A litigant in person has recently incurred around £100,000 in legal interim costs after being reminded that he would receive no special treatment on the grounds of representing himself in court.
A ‘litigant in person’ is someone who has gone to court without official legal representation from a barrister or solicitor.
The litigant in person in this instance was the defendant in the case of Sir Henry Royce Memorial Foundation v Hardy, Mark Hardy. Mr Hardy had faced a claim from the Sir Henry Royce Memorial Foundation after he made allegations including false accounting and fraud.
The court ruled that Mr Hardy’s requests for copies of documents under section 116 of the Companies Act and was not made for a proper purpose. At this point in the trial, the claimant sought to recover its legal costs, which were around £163,000.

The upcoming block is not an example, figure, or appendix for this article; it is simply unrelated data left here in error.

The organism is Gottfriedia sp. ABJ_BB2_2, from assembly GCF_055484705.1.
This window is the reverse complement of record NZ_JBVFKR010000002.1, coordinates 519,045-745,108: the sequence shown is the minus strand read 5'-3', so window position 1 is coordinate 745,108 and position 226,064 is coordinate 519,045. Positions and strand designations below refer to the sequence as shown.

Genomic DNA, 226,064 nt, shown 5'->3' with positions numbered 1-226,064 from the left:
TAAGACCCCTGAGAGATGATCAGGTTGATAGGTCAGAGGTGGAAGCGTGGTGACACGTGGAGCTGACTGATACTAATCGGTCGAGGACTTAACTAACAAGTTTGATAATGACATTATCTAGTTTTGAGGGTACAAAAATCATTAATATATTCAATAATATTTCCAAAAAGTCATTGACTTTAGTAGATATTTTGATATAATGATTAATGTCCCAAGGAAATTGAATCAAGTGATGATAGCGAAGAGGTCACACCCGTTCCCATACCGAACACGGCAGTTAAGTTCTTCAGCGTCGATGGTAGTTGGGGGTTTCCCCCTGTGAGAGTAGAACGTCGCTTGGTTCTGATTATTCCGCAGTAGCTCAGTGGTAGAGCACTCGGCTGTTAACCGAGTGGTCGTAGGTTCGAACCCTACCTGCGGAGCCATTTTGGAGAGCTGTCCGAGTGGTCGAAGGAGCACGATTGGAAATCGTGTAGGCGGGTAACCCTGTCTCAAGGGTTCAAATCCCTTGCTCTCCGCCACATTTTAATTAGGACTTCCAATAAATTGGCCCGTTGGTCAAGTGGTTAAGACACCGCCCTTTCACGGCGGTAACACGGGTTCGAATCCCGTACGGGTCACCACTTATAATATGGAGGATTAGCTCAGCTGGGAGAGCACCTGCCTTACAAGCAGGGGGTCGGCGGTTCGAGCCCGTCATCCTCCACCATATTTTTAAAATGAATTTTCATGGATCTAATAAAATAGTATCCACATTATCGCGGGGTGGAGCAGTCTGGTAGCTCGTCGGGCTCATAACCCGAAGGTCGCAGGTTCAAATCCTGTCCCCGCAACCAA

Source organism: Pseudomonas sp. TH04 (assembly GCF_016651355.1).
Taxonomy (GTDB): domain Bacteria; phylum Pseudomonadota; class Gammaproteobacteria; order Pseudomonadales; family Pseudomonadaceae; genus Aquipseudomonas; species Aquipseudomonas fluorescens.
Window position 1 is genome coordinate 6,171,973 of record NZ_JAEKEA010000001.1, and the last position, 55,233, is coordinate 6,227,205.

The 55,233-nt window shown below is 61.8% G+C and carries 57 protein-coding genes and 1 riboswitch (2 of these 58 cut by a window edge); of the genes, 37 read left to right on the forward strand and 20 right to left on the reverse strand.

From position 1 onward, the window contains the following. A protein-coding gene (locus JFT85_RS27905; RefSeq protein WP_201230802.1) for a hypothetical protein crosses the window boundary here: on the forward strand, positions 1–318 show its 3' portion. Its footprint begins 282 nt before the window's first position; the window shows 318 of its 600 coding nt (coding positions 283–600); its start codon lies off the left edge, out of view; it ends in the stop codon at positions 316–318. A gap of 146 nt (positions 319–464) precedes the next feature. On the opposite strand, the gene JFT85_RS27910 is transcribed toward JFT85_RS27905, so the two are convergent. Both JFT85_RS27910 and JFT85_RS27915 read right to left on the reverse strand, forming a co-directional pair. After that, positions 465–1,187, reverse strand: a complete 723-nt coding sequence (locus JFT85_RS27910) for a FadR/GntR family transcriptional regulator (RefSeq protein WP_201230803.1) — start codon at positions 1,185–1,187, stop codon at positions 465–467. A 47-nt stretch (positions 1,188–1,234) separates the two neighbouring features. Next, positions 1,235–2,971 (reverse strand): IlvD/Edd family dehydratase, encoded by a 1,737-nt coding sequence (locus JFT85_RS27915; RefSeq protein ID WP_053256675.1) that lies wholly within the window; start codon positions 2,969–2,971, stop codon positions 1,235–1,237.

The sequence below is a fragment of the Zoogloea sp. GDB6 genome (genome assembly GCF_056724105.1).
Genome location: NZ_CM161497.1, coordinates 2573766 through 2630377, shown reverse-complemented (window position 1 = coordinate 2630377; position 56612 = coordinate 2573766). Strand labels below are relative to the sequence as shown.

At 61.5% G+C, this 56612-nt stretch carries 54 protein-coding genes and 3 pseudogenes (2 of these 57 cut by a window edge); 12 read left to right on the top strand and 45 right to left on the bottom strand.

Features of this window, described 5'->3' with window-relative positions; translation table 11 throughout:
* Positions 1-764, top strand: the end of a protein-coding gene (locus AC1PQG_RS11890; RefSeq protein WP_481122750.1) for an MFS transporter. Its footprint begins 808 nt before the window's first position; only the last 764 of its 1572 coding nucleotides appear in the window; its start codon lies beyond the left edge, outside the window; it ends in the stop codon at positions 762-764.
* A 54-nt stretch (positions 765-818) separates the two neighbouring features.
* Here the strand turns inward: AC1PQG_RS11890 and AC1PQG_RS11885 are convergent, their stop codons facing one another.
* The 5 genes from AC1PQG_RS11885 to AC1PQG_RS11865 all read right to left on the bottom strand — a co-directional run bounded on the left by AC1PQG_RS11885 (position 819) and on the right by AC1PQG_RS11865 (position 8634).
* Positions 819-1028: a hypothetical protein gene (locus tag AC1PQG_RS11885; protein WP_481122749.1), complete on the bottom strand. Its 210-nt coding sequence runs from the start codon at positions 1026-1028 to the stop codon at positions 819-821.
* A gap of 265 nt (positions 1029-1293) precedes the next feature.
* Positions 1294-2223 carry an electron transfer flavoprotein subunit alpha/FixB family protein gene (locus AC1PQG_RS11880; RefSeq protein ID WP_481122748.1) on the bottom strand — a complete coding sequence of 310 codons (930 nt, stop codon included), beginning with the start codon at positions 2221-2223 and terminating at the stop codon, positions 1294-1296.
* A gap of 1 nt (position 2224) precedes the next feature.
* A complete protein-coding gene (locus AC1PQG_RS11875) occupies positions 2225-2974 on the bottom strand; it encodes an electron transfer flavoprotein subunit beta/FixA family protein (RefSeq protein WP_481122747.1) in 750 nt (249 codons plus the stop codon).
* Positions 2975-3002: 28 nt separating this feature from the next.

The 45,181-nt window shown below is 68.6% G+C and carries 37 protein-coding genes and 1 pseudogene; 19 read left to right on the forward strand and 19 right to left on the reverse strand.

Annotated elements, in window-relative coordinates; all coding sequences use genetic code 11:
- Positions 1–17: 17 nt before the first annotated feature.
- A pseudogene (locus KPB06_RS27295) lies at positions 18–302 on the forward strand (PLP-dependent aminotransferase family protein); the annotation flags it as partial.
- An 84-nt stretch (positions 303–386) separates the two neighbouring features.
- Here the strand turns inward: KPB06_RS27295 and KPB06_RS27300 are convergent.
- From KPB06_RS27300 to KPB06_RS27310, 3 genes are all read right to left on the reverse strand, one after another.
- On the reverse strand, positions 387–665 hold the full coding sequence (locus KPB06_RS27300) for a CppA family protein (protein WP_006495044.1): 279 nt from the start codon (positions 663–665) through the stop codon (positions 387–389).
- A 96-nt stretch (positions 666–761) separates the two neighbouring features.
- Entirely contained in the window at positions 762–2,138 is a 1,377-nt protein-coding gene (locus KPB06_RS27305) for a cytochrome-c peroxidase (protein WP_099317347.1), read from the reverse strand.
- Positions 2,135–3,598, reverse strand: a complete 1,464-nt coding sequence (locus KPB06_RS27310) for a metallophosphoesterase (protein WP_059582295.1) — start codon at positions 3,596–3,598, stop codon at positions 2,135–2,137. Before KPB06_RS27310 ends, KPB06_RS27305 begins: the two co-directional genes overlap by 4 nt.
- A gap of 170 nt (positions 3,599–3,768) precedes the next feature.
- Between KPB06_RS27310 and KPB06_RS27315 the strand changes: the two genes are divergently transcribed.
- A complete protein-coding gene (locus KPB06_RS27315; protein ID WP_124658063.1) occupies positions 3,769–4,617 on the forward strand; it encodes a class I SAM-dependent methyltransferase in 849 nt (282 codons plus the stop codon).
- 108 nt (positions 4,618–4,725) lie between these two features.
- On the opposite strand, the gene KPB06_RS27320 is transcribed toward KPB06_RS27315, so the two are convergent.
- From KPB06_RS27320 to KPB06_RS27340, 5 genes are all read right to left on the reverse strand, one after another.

Mr Hardy’s behaviour and conduct throughout the proceedings did not help his case. He insisted repeatedly that the remote trial should be streamed on YouTube, a request which was dropped before the trial without argument.
The judge continued that Mr Hardy’s behaviour was ‘well out of the norm’, citing the volume and nature of his correspondences. He had employed unprofessional and offensive tones, had attempted to submit large amounts of irrelevant material, and made unsupported accusations against the claimants.
After dragging proceedings on, the trial accrued larger and larger legal costs. When told he had to pay these, Mr Hardy was informed repeatedly that, just because he wasn’t being represented by a barrister or solicitor, he was not exempt from paying what he owed to the claimant and court. The judge reminded him that unrepresented people cannot expect special treatment.